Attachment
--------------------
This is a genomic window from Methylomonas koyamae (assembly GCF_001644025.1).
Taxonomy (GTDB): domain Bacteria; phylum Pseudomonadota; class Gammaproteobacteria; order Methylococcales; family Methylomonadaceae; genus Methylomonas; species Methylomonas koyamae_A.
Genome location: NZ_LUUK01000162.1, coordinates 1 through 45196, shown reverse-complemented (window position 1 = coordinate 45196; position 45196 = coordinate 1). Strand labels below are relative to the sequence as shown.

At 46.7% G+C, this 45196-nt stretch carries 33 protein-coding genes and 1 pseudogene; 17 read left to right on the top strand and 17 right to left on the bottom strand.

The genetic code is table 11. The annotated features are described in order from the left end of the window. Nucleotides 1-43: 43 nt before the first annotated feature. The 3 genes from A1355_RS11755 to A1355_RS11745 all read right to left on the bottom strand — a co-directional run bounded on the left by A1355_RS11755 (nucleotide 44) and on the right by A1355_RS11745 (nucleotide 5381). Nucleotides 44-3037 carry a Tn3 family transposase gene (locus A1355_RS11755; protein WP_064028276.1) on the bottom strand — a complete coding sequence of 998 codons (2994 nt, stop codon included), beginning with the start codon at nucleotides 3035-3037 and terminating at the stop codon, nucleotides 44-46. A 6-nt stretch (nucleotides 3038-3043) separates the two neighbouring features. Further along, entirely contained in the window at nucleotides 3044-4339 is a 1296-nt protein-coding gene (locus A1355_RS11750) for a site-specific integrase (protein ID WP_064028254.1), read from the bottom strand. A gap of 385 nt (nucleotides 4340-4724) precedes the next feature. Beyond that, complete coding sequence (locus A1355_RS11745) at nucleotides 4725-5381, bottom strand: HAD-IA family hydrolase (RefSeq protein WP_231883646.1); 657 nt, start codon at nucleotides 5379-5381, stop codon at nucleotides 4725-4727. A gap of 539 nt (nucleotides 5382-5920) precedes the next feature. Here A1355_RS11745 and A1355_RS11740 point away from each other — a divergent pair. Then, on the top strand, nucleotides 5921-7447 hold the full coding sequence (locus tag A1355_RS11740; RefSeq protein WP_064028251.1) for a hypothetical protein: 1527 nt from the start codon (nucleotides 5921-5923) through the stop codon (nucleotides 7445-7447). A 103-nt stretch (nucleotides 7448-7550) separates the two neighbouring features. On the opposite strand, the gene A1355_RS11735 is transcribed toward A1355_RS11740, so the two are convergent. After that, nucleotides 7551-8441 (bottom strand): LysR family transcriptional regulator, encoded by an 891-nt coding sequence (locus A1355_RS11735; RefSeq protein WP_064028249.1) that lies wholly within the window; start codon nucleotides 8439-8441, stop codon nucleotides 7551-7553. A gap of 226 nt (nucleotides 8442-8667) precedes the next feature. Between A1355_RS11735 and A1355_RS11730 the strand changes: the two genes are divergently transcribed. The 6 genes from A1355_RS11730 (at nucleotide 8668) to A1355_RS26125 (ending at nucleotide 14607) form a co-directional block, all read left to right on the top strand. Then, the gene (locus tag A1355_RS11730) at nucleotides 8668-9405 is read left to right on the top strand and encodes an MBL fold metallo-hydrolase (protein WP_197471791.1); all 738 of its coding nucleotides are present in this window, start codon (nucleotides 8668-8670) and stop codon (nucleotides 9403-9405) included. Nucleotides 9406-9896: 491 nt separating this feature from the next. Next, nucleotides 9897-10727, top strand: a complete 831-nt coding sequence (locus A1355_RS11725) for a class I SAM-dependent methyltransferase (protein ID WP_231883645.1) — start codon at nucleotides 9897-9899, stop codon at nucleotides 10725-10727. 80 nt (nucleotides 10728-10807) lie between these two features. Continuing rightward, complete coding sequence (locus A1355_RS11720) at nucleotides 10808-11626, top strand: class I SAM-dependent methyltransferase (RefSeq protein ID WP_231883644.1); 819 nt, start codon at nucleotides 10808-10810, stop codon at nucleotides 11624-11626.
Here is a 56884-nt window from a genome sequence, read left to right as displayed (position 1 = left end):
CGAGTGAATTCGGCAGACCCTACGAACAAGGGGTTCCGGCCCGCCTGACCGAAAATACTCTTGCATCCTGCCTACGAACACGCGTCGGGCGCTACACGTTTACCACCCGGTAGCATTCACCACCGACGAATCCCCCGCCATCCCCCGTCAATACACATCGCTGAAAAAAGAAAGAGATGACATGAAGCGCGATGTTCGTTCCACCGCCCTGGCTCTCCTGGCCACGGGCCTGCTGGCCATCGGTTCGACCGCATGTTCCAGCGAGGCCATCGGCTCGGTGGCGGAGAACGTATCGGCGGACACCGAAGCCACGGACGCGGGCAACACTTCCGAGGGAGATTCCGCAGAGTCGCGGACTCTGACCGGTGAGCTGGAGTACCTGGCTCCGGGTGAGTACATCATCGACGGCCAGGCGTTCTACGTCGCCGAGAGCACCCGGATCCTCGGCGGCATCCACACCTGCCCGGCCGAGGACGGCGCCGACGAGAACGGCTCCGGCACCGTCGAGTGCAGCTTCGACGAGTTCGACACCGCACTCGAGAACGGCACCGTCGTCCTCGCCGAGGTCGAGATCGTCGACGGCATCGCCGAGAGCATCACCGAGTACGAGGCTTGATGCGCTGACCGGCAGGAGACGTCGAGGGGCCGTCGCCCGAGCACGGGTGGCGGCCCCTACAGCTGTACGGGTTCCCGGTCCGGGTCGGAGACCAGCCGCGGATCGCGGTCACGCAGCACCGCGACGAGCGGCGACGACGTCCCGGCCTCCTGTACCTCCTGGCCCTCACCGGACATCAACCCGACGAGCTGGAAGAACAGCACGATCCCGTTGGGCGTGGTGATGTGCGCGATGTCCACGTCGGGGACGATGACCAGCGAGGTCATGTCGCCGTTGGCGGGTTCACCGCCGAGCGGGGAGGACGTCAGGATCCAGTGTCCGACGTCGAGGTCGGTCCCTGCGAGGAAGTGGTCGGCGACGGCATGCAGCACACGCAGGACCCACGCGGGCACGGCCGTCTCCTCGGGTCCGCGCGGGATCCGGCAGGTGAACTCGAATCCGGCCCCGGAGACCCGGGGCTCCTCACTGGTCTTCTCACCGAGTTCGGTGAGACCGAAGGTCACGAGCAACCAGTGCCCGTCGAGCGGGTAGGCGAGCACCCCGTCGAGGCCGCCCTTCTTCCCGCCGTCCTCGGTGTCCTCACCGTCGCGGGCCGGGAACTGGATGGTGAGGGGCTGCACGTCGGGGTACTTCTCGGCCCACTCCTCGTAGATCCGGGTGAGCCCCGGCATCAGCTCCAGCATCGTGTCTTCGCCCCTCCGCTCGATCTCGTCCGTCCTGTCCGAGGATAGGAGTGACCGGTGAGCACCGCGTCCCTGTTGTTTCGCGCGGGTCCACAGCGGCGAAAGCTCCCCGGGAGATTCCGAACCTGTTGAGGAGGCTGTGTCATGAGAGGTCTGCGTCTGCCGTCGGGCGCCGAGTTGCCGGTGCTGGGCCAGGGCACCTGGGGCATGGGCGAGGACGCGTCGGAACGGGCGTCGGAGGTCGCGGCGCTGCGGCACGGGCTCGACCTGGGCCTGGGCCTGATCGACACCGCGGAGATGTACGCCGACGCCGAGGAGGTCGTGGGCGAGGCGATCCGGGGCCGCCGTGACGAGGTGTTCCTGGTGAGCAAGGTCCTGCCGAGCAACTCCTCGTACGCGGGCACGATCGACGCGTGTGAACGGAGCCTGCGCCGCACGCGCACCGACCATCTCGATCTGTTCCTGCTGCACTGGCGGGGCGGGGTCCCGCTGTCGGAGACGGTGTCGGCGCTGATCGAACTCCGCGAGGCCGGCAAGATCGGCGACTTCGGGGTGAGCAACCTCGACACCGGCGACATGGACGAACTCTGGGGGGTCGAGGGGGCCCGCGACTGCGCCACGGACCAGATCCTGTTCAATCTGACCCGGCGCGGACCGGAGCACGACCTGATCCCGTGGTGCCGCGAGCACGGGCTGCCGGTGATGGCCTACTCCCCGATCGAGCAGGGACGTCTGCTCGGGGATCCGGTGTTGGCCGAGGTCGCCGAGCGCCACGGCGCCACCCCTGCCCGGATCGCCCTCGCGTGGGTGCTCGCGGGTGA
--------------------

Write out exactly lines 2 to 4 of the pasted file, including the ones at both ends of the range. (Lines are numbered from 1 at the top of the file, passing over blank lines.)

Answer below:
Taxonomy (GTDB): domain Bacteria; phylum Pseudomonadota; class Gammaproteobacteria; order Methylococcales; family Methylomonadaceae; genus Methylomonas; species Methylomonas koyamae_A.
Genome location: NZ_LUUK01000162.1, coordinates 1 through 45196, shown reverse-complemented (window position 1 = coordinate 45196; position 45196 = coordinate 1). Strand labels below are relative to the sequence as shown.

At 46.7% G+C, this 45196-nt stretch carries 33 protein-coding genes and 1 pseudogene; 17 read left to right on the top strand and 17 right to left on the bottom strand.